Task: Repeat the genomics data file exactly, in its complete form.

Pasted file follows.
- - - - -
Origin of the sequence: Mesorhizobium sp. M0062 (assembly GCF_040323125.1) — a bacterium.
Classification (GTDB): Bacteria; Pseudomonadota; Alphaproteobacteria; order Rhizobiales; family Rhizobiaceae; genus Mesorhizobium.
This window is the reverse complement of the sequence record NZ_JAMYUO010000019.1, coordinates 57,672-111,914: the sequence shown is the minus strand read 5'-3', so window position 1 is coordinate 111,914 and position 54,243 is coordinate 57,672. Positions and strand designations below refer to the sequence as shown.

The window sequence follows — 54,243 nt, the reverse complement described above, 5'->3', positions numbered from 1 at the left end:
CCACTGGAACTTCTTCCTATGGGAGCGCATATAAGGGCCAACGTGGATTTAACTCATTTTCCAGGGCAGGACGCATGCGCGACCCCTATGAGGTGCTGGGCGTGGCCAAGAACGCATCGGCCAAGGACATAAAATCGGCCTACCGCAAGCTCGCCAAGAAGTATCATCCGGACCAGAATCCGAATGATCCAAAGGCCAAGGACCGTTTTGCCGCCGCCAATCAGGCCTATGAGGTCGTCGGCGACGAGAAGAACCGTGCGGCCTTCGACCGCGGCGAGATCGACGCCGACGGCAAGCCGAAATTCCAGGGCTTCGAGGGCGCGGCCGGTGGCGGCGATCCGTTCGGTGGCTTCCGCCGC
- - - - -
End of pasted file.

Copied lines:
Origin of the sequence: Mesorhizobium sp. M0062 (assembly GCF_040323125.1) — a bacterium.
Classification (GTDB): Bacteria; Pseudomonadota; Alphaproteobacteria; order Rhizobiales; family Rhizobiaceae; genus Mesorhizobium.
This window is the reverse complement of the sequence record NZ_JAMYUO010000019.1, coordinates 57,672-111,914: the sequence shown is the minus strand read 5'-3', so window position 1 is coordinate 111,914 and position 54,243 is coordinate 57,672. Positions and strand designations below refer to the sequence as shown.

The window sequence follows — 54,243 nt, the reverse complement described above, 5'->3', positions numbered from 1 at the left end:
CCACTGGAACTTCTTCCTATGGGAGCGCATATAAGGGCCAACGTGGATTTAACTCATTTTCCAGGGCAGGACGCATGCGCGACCCCTATGAGGTGCTGGGCGTGGCCAAGAACGCATCGGCCAAGGACATAAAATCGGCCTACCGCAAGCTCGCCAAGAAGTATCATCCGGACCAGAATCCGAATGATCCAAAGGCCAAGGACCGTTTTGCCGCCGCCAATCAGGCCTATGAGGTCGTCGGCGACGAGAAGAACCGTGCGGCCTTCGACCGCGGCGAGATCGACGCCGACGGCAAGCCGAAATTCCAGGGCTTCGAGGGCGCGGCCGGTGGCGGCGATCCGTTCGGTGGCTTCCGCCGC